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Where to begin?

So you found the inspiration you have been looking for and decided on your newest project. Whether it be a remodel, a whole entire renovation, or even a brand new addition; you are going to need money to fund the construction. But it’s not like you have thousands of dollars just lying around, right? So how do other property owners do it? There are many different options to fund your remodel, basement finish, bathroom renovation, or additions. You can take out a personal loan or make a new mortgage with the estimated costs bundled together or even seek financial assistance! But before you can do all that, you need to figure out where you stand financially and what you can achieve.

Find out how much you need and how much you can borrow

You figured out what you have wanted to do for your home, now you need to establish a baseline of what that project is going to cost. Whether you hire a contractor or take on the work yourself, begin with an accurate estimate of what the project will cost.

Lenders will insist on a specific figure before they work with you. This can be a challenge as you will be forced to reach out to numerous different contractors who perform different trades. Unless of course, you are working with a design-builder, like SDB here, where they coordinate with their own tradespeople for you. Either way, you will have to collect bids for both labor and materials to prepare a ‘fairly accurate’ representation of the cost of construction. Then add on 10 percent for surprises. Then add a cushion of 20 to 30 percent to be safe.

Once you know how much you need to finance your home improvement project, how much will you get? Despite the promises and hype lenders make in their ads and promotional materials, how much you can borrow hinges on your credit rating, your loan-to-value ratio, your income, your home equity, and potentially the finished value of the property once the work has been completed.

  • Credit Ratings

    Credit ratings are important in the loan process but in truth won’t likely affect your ability to receive funding. While an extremely poor credit rating might have you declined, the real importance is what kind of rates and terms that rating can offer you. Those who pay their debts on time with consistent payments over the last 12 months and not maxing out their credit lines will receive the best rates. However, your true buying potential is found by your Loan-to-Value ratio which will establish just how much debt you can take on to fund this home project.

Loan-to-Value Ratio

As mentioned earlier, lenders determine your buying potential by your  loan-to-value ratio (LTV). This is a percentage of the appraisal value of your home. The standard limit for how much can borrow of that determined value is 80 percent and then subtracts the remaining balance owed on your current mortgage.

For example, for $125,000.00 home or value – you can borrow $100,000. Then, lenders subtract the mortgage balance from that amount to arrive at the maximum you can borrow. Assuming your balance is $60,000, the largest loan that you can obtain is $40,000 ($100,000-$60,000=$40,000). If you have a good credit rating, a lender might base your loan on more than 80 percent of the LTV; if you don’t, you might get only 65 to 70 percent. While many lenders go to 100 percent of the LTV, interest rates and fees soar at these higher ratios.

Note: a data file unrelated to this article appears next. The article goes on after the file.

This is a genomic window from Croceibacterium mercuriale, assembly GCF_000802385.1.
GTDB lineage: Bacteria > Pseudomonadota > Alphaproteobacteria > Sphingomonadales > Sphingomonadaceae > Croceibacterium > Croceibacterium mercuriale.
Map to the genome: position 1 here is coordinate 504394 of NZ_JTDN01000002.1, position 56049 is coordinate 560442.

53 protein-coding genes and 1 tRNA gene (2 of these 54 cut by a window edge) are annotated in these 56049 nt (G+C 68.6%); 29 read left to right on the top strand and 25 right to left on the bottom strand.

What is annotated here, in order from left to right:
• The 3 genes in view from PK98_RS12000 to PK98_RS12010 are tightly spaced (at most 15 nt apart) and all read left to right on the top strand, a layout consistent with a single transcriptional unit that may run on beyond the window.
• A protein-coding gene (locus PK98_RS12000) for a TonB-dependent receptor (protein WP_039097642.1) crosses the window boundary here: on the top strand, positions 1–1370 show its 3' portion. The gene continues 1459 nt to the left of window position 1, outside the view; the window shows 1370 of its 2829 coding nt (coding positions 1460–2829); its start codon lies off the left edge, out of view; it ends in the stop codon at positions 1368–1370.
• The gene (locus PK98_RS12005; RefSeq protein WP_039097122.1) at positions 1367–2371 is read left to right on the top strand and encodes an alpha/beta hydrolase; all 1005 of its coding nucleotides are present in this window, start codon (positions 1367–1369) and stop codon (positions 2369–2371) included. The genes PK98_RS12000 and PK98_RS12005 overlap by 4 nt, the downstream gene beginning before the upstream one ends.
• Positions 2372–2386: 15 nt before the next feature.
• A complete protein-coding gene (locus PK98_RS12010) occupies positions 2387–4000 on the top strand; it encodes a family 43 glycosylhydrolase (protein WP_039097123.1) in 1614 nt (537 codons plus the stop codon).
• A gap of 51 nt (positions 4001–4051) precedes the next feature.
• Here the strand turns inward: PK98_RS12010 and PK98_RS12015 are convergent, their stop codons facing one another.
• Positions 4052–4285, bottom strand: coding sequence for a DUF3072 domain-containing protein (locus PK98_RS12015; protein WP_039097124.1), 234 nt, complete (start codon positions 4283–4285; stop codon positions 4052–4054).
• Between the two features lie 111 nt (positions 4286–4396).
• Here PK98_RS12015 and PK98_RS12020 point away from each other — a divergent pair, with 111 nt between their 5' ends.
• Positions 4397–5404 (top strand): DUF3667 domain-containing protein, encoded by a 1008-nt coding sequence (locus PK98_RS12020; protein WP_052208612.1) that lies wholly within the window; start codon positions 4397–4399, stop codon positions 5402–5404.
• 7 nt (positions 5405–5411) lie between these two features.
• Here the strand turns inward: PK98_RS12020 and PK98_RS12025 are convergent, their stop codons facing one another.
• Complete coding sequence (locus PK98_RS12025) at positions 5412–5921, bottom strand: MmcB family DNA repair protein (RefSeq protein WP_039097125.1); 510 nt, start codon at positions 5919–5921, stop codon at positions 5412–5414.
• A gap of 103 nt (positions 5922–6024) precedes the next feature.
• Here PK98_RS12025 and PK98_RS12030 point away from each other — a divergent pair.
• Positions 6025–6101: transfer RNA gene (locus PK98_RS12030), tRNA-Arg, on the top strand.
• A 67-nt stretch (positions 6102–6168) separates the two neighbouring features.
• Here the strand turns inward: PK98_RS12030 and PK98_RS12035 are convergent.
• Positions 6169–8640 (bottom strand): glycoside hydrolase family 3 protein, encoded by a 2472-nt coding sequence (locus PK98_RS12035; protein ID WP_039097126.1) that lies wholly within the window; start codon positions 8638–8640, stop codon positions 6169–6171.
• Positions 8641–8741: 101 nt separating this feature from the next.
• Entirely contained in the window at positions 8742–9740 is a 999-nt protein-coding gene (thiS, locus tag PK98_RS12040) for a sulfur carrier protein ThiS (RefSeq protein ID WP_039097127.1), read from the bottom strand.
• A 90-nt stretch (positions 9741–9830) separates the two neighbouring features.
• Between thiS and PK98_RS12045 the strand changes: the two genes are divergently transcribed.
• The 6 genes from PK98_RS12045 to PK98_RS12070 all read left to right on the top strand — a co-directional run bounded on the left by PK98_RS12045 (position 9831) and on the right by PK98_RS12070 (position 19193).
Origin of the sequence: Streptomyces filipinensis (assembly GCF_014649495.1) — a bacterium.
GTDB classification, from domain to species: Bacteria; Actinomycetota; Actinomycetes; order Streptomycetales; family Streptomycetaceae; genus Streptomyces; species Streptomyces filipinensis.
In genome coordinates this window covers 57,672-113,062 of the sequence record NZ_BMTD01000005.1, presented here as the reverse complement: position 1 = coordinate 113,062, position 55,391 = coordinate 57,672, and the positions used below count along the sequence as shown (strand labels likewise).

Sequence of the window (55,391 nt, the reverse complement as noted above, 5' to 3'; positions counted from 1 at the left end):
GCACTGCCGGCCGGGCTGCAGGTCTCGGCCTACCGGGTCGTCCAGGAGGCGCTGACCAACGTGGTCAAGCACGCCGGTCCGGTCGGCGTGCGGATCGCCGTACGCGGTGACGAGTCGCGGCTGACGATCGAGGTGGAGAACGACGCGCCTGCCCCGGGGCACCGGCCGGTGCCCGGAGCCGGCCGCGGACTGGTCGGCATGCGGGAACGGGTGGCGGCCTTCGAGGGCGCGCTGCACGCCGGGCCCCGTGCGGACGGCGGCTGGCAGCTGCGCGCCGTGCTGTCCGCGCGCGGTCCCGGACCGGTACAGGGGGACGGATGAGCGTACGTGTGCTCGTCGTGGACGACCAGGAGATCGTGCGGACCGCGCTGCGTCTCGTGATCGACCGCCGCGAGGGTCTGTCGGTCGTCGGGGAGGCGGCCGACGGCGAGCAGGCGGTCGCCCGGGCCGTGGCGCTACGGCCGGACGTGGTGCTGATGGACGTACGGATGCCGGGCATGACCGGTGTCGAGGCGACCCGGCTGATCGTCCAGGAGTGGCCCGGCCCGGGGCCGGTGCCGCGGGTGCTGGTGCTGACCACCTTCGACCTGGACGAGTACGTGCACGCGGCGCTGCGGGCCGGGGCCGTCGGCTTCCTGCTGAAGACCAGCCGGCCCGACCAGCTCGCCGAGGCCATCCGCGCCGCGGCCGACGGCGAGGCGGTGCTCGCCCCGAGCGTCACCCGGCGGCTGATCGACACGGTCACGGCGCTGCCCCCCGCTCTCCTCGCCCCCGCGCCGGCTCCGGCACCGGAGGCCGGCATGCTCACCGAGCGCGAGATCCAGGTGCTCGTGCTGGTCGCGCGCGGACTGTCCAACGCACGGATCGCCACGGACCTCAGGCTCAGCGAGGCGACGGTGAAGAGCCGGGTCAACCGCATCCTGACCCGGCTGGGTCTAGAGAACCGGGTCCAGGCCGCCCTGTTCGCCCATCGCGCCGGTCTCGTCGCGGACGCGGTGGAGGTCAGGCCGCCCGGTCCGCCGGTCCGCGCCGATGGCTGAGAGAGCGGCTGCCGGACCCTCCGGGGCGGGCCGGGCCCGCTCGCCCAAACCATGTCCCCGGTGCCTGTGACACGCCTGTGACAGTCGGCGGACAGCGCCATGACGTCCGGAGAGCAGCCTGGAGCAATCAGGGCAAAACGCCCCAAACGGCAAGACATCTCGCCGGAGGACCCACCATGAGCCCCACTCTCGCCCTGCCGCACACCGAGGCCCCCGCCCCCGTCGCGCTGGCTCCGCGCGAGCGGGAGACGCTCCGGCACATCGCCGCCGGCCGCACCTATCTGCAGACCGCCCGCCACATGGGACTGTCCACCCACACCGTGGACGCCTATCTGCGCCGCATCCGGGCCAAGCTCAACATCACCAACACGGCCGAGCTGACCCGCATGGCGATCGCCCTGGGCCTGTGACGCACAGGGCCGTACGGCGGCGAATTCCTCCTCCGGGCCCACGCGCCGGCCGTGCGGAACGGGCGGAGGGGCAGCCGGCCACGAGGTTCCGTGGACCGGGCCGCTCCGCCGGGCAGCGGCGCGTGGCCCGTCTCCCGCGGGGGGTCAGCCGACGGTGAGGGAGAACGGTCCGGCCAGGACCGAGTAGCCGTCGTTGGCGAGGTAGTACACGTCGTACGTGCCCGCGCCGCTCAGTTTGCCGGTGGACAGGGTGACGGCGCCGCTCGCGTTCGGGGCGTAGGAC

Other Factors

Your income. If you also have high expenses, a high-income level might not mean a larger loan. Most often, lenders follow two rules to minimize their risk:

    • Your house payment and other debt should be below 36 percent of your gross monthly income.
    • Your house payment alone (including principal, interest, taxes, and insurance) should be no more than 28 percent of your gross monthly income. The maximum debt-to-income ratio rises to 42 percent on second mortgages. Some lenders go even higher, though fees and rates get expensive — as will your monthly payment. However, a debt-to-income ratio of 38 percent probably is the highest you should consider carrying.

Interest rates. The less interest you pay, the more loan you can afford. 

Loan term. The longer the loan, the lower the monthly payment. But total interest is much higher. That’s why you’ll pay far less for a 15-year loan than for a 30-year loan — if you can afford the higher monthly payments. The scope of the construction project will determine the necessary length of the loan.

Points. Each point is an up-front cost equal to 1 percent of the loan. Points are interest paid in advance, and they can lower monthly payments. But if your credit is less than perfect, you’ll probably have to pay points simply to get the loan. Every bank and financial institution charges different amounts for points; they can incorporate origination fees.  

There is no one single answer

Like we have stated earlier, there are many options and choices for someone to fund their remodeling, renovation, addition, basement finishing, etc. It might seem overwhelming at first but their professionals will gladly show you the best options suited for your needs. Sustainable Design Build even has some companies we partner with and trust to work with our clients, so if you would we would be happy to let you know who we work with. But the main takeaway is, no matter the project there is a way to fund it the most efficient way possible.

 

 

 

*** Disclaimer – we are not a lending or financial service and thus this article is for general digest NOT accredited legal or Financial advice.

 

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